One of the toughest challenges in doing Twitter API consulting is convincing clients that they do indeed have to use Twitter. At this point everyone knows about Twitter, and has a general idea of what it does, but I keep finding that clients expect to treat Twitter apps like a normal, brochure-style website. They think someone will build them a custom app or integrate Twitter functionality into their existing site, and then they can ignore it while it does its magic.
It just doesn’t work that way. Back in 2007 when social media marketing was reaching its initial peak, engagement with customers was the theme repeated over and over. That idea seems to have been lost with the mass market adoption of Twitter. Now businesses want to join in, but they don’t understand that Twitter is a retail environment, not wholesale. It isn’t a matter of just posting commercial tweets or following users in an automated manner. You need to treat people on Twitter as individuals. Even if it isn’t practical to actually engage with each user individually, the client needs to at least present the appearance of being a human who is interacting with other humans. This means reading and posting tweets by hand. Automation can play an important role, but unless the client actually uses Twitter they just won’t get it, and they won’t be able to get its benefits.
The big challenge is helping the client understand what Twitter communication is about. This is its own medium, with unique idioms and communication styles. The difficulty is that when a client tries to read tweets for the first time they are put off by the inanity and profanity that is so common. The general reaction is “How can anyone read this garbage?” They are right, there is a lot of garbage in the general Twitter stream.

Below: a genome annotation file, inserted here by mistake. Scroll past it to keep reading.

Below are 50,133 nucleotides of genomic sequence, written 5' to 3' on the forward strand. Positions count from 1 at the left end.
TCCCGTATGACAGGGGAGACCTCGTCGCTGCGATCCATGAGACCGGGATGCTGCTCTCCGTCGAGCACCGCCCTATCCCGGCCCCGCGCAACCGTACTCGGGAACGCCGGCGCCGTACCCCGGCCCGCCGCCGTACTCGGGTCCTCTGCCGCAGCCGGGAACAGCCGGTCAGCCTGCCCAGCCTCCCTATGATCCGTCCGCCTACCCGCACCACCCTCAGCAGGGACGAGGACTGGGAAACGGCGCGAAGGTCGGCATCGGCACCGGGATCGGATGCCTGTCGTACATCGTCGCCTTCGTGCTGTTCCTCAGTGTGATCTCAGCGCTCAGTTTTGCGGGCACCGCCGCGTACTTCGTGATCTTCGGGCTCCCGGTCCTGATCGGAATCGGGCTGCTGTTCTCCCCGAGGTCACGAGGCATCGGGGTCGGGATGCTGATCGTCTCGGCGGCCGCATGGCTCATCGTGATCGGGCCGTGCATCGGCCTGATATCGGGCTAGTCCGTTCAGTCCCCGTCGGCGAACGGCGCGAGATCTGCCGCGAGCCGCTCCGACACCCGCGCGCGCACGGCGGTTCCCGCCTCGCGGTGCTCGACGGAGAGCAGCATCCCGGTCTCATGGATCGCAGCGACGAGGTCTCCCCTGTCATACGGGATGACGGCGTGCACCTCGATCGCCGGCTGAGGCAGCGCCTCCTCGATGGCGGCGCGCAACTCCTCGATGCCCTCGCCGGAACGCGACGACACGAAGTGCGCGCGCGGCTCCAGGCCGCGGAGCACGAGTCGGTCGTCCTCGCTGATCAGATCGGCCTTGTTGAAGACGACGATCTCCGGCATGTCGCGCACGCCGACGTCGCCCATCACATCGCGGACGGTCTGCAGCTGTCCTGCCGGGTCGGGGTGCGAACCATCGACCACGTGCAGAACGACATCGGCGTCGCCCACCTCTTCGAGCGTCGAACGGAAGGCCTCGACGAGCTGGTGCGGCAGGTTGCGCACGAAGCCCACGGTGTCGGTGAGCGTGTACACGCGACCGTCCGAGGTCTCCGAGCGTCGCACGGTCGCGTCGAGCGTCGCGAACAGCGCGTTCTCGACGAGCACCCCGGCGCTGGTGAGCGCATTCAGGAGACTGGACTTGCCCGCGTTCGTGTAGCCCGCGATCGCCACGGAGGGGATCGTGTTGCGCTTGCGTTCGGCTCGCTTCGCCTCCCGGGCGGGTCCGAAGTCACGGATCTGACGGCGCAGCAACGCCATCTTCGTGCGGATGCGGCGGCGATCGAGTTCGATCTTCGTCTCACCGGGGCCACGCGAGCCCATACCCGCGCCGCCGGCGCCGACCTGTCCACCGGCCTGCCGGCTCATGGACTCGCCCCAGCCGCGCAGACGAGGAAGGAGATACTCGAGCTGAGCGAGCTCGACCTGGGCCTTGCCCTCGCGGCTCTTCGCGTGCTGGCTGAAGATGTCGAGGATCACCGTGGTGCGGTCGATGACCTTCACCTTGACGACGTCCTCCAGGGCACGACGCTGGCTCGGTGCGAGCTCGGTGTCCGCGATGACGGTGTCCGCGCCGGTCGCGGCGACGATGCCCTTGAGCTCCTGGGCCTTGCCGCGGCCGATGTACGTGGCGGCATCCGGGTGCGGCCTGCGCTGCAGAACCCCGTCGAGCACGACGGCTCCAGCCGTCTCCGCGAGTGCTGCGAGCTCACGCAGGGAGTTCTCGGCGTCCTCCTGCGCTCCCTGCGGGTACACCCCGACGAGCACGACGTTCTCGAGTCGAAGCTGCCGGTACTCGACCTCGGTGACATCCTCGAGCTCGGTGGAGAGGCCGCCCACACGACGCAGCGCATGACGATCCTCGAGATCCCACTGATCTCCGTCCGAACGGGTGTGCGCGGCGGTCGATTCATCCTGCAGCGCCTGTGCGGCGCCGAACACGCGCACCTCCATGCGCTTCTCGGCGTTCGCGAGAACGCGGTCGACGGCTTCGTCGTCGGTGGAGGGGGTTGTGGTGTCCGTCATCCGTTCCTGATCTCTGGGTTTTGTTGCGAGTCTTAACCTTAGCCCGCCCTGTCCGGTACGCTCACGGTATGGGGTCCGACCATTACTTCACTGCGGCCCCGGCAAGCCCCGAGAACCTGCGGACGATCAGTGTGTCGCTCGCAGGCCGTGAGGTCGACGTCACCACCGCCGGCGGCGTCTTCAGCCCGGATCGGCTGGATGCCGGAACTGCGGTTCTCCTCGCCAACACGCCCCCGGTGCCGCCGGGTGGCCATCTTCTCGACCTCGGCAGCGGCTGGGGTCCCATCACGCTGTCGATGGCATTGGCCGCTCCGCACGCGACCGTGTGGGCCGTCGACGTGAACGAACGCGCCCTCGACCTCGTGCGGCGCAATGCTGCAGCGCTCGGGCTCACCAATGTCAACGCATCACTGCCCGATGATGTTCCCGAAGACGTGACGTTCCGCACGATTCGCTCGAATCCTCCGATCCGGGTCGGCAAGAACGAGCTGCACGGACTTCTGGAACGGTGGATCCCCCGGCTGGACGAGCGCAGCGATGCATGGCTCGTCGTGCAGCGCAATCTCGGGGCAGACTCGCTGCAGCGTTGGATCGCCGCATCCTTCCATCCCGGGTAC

What a consultant needs to do is make the valuable tweets stand out from the background noise. One of the first things I do when working with a new client is start aggregating tweets based on some appropriate keywords. After a week’s worth of tweets and user data are available in the database, I use various metrics of popularity to identify the key influencers in this particular space. Then I create a simple display page that only shows tweets from these influential users. This filters out the crap, and allows the client to see just how much valuable market intelligence there is on Twitter waiting to be acted on.
The other benefit of this initial set of aggregated tweets is that it allows the client to start learning the true vocabulary of their users on Twitter. Most clients are focused on keywords and phrases that are successful in SEO and Adwords marketing, but Twitter’s 140 character limit forces users to be much more concise and adopt different idioms from what they use to search Google. A common three or four word phrase used for searching may be condensed to a six letter hash tag. That is why I also do textual analysis of the tweet database to see which tags are used most frequently by people who tweet with the client’s keywords.
It generally takes a couple of weeks, but once clients start to grok the power of Twitter as a marketing and customer engagement tool, they can be much more active partners in any consulting project.